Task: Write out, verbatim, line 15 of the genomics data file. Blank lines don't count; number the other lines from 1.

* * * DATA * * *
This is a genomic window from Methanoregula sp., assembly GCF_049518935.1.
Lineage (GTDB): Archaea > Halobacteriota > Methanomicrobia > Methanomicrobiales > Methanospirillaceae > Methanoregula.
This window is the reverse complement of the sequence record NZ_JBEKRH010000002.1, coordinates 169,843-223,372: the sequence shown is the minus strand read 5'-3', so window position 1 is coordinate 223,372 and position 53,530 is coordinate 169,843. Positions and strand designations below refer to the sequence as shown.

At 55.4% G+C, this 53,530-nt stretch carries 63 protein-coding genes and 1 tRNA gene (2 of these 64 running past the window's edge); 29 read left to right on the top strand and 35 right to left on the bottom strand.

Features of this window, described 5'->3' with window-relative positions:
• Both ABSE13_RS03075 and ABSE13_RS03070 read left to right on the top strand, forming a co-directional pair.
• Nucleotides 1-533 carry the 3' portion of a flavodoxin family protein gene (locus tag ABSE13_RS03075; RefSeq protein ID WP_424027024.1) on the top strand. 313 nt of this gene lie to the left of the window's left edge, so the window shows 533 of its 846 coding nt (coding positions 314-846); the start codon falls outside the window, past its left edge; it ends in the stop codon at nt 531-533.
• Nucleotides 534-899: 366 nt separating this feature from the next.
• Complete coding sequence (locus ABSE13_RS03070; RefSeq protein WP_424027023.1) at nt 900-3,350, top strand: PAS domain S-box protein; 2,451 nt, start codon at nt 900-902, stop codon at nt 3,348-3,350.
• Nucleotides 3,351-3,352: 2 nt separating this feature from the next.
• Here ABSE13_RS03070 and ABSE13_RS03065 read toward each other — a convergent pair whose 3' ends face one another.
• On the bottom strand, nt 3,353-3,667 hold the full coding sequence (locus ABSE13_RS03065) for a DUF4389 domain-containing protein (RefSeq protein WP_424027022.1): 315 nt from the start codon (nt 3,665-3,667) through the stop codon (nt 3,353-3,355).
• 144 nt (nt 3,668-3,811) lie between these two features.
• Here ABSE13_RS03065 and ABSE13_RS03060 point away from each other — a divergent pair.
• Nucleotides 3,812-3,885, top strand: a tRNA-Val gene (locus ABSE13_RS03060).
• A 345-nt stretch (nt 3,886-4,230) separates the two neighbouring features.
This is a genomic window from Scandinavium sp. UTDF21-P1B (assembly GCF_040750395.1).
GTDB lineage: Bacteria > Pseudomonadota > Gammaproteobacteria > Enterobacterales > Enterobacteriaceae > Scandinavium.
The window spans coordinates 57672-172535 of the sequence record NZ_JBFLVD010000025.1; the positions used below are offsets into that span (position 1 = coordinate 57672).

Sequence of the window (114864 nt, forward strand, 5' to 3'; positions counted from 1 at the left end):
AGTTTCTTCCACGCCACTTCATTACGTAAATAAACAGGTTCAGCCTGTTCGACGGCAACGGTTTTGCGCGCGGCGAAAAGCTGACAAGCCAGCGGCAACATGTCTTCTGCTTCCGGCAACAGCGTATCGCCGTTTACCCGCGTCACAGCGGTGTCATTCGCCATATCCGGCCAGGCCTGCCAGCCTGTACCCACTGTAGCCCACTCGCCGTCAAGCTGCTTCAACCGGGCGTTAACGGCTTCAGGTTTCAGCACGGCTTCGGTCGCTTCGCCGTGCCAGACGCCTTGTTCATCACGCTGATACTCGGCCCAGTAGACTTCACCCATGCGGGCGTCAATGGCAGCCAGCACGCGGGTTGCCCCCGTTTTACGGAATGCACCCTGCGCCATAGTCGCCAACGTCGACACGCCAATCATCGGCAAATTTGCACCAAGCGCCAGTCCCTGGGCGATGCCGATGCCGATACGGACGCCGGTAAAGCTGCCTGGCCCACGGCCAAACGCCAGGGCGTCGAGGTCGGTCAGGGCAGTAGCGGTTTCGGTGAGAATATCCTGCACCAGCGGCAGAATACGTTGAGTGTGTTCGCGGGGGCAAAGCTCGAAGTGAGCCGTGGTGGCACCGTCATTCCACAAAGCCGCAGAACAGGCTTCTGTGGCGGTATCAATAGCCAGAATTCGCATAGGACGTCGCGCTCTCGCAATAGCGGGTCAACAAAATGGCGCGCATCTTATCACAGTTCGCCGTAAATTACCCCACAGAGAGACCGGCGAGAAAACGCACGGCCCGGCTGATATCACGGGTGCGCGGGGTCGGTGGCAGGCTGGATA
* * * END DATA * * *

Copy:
• Nucleotides 3,812-3,885, top strand: a tRNA-Val gene (locus ABSE13_RS03060).